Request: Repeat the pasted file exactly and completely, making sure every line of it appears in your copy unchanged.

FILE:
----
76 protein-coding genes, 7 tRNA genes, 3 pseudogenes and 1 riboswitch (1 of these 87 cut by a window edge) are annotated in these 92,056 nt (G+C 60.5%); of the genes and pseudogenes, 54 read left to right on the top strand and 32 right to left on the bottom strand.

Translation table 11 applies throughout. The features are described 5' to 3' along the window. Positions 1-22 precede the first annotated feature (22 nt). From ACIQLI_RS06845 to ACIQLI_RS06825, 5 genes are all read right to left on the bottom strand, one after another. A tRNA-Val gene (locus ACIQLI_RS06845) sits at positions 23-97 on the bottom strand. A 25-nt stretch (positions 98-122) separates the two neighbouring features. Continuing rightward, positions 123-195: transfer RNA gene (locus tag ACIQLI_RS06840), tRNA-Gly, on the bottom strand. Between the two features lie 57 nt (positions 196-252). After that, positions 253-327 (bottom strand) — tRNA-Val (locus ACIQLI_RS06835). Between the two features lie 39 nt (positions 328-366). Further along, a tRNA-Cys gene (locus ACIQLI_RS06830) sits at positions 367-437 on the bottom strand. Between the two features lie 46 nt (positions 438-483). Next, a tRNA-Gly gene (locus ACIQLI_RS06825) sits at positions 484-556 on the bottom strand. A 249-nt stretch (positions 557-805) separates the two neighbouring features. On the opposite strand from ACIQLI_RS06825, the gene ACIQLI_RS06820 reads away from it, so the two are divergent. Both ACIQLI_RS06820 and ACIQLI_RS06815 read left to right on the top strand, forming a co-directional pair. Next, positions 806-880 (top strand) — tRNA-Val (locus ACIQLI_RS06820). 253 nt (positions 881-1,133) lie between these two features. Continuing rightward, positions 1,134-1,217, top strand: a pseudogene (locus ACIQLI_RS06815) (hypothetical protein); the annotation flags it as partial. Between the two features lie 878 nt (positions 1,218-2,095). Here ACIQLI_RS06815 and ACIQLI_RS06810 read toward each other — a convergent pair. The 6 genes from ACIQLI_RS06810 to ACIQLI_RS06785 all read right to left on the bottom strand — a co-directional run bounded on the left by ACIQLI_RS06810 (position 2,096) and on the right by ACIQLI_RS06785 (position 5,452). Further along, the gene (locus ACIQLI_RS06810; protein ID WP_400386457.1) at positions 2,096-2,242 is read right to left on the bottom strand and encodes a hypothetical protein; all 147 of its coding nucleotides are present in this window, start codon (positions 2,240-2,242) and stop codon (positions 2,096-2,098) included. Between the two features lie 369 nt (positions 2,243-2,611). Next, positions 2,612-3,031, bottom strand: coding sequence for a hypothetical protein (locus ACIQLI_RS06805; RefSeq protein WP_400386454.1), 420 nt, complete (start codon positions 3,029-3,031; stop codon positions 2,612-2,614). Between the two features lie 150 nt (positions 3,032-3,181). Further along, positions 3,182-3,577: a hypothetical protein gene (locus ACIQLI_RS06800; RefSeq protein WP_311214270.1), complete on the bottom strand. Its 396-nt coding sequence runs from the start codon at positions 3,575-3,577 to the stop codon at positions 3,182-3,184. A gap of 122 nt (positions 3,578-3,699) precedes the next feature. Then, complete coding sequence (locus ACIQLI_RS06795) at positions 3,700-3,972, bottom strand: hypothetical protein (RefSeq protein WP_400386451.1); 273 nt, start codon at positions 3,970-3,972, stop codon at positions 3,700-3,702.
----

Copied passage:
76 protein-coding genes, 7 tRNA genes, 3 pseudogenes and 1 riboswitch (1 of these 87 cut by a window edge) are annotated in these 92,056 nt (G+C 60.5%); of the genes and pseudogenes, 54 read left to right on the top strand and 32 right to left on the bottom strand.

Translation table 11 applies throughout. The features are described 5' to 3' along the window. Positions 1-22 precede the first annotated feature (22 nt). From ACIQLI_RS06845 to ACIQLI_RS06825, 5 genes are all read right to left on the bottom strand, one after another. A tRNA-Val gene (locus ACIQLI_RS06845) sits at positions 23-97 on the bottom strand. A 25-nt stretch (positions 98-122) separates the two neighbouring features. Continuing rightward, positions 123-195: transfer RNA gene (locus tag ACIQLI_RS06840), tRNA-Gly, on the bottom strand. Between the two features lie 57 nt (positions 196-252). After that, positions 253-327 (bottom strand) — tRNA-Val (locus ACIQLI_RS06835). Between the two features lie 39 nt (positions 328-366). Further along, a tRNA-Cys gene (locus ACIQLI_RS06830) sits at positions 367-437 on the bottom strand. Between the two features lie 46 nt (positions 438-483). Next, a tRNA-Gly gene (locus ACIQLI_RS06825) sits at positions 484-556 on the bottom strand. A 249-nt stretch (positions 557-805) separates the two neighbouring features. On the opposite strand from ACIQLI_RS06825, the gene ACIQLI_RS06820 reads away from it, so the two are divergent. Both ACIQLI_RS06820 and ACIQLI_RS06815 read left to right on the top strand, forming a co-directional pair. Next, positions 806-880 (top strand) — tRNA-Val (locus ACIQLI_RS06820). 253 nt (positions 881-1,133) lie between these two features. Continuing rightward, positions 1,134-1,217, top strand: a pseudogene (locus ACIQLI_RS06815) (hypothetical protein); the annotation flags it as partial. Between the two features lie 878 nt (positions 1,218-2,095). Here ACIQLI_RS06815 and ACIQLI_RS06810 read toward each other — a convergent pair. The 6 genes from ACIQLI_RS06810 to ACIQLI_RS06785 all read right to left on the bottom strand — a co-directional run bounded on the left by ACIQLI_RS06810 (position 2,096) and on the right by ACIQLI_RS06785 (position 5,452). Further along, the gene (locus ACIQLI_RS06810; protein ID WP_400386457.1) at positions 2,096-2,242 is read right to left on the bottom strand and encodes a hypothetical protein; all 147 of its coding nucleotides are present in this window, start codon (positions 2,240-2,242) and stop codon (positions 2,096-2,098) included. Between the two features lie 369 nt (positions 2,243-2,611). Next, positions 2,612-3,031, bottom strand: coding sequence for a hypothetical protein (locus ACIQLI_RS06805; RefSeq protein WP_400386454.1), 420 nt, complete (start codon positions 3,029-3,031; stop codon positions 2,612-2,614). Between the two features lie 150 nt (positions 3,032-3,181). Further along, positions 3,182-3,577: a hypothetical protein gene (locus ACIQLI_RS06800; RefSeq protein WP_311214270.1), complete on the bottom strand. Its 396-nt coding sequence runs from the start codon at positions 3,575-3,577 to the stop codon at positions 3,182-3,184. A gap of 122 nt (positions 3,578-3,699) precedes the next feature. Then, complete coding sequence (locus ACIQLI_RS06795) at positions 3,700-3,972, bottom strand: hypothetical protein (RefSeq protein WP_400386451.1); 273 nt, start codon at positions 3,970-3,972, stop codon at positions 3,700-3,702.